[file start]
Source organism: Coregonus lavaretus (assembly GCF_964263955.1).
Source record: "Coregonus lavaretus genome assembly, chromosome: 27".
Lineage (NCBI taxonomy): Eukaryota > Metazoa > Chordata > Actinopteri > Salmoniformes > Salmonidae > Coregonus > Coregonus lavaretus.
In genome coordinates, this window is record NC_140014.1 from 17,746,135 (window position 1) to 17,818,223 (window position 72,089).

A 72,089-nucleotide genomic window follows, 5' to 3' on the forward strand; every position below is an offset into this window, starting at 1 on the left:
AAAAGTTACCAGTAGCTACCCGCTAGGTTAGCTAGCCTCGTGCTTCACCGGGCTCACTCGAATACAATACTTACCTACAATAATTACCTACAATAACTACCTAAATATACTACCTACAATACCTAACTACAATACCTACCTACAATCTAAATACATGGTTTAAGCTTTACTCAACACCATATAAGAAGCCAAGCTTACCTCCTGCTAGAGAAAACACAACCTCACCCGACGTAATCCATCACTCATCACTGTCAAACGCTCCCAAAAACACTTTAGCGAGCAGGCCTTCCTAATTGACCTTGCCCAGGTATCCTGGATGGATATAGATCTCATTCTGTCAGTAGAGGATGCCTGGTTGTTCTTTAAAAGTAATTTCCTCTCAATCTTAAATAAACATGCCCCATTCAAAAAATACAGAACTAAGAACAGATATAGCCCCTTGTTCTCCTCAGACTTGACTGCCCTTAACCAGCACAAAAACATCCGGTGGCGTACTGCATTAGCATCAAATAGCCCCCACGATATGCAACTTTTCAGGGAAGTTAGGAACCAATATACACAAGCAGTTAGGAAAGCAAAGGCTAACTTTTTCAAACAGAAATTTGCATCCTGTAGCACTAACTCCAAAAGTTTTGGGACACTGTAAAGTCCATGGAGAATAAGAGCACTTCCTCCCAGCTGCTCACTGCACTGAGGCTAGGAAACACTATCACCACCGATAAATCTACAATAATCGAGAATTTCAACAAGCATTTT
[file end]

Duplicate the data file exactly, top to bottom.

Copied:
Source organism: Coregonus lavaretus (assembly GCF_964263955.1).
Source record: "Coregonus lavaretus genome assembly, chromosome: 27".
Lineage (NCBI taxonomy): Eukaryota > Metazoa > Chordata > Actinopteri > Salmoniformes > Salmonidae > Coregonus > Coregonus lavaretus.
In genome coordinates, this window is record NC_140014.1 from 17,746,135 (window position 1) to 17,818,223 (window position 72,089).

A 72,089-nucleotide genomic window follows, 5' to 3' on the forward strand; every position below is an offset into this window, starting at 1 on the left:
AAAAGTTACCAGTAGCTACCCGCTAGGTTAGCTAGCCTCGTGCTTCACCGGGCTCACTCGAATACAATACTTACCTACAATAATTACCTACAATAACTACCTAAATATACTACCTACAATACCTAACTACAATACCTACCTACAATCTAAATACATGGTTTAAGCTTTACTCAACACCATATAAGAAGCCAAGCTTACCTCCTGCTAGAGAAAACACAACCTCACCCGACGTAATCCATCACTCATCACTGTCAAACGCTCCCAAAAACACTTTAGCGAGCAGGCCTTCCTAATTGACCTTGCCCAGGTATCCTGGATGGATATAGATCTCATTCTGTCAGTAGAGGATGCCTGGTTGTTCTTTAAAAGTAATTTCCTCTCAATCTTAAATAAACATGCCCCATTCAAAAAATACAGAACTAAGAACAGATATAGCCCCTTGTTCTCCTCAGACTTGACTGCCCTTAACCAGCACAAAAACATCCGGTGGCGTACTGCATTAGCATCAAATAGCCCCCACGATATGCAACTTTTCAGGGAAGTTAGGAACCAATATACACAAGCAGTTAGGAAAGCAAAGGCTAACTTTTTCAAACAGAAATTTGCATCCTGTAGCACTAACTCCAAAAGTTTTGGGACACTGTAAAGTCCATGGAGAATAAGAGCACTTCCTCCCAGCTGCTCACTGCACTGAGGCTAGGAAACACTATCACCACCGATAAATCTACAATAATCGAGAATTTCAACAAGCATTTT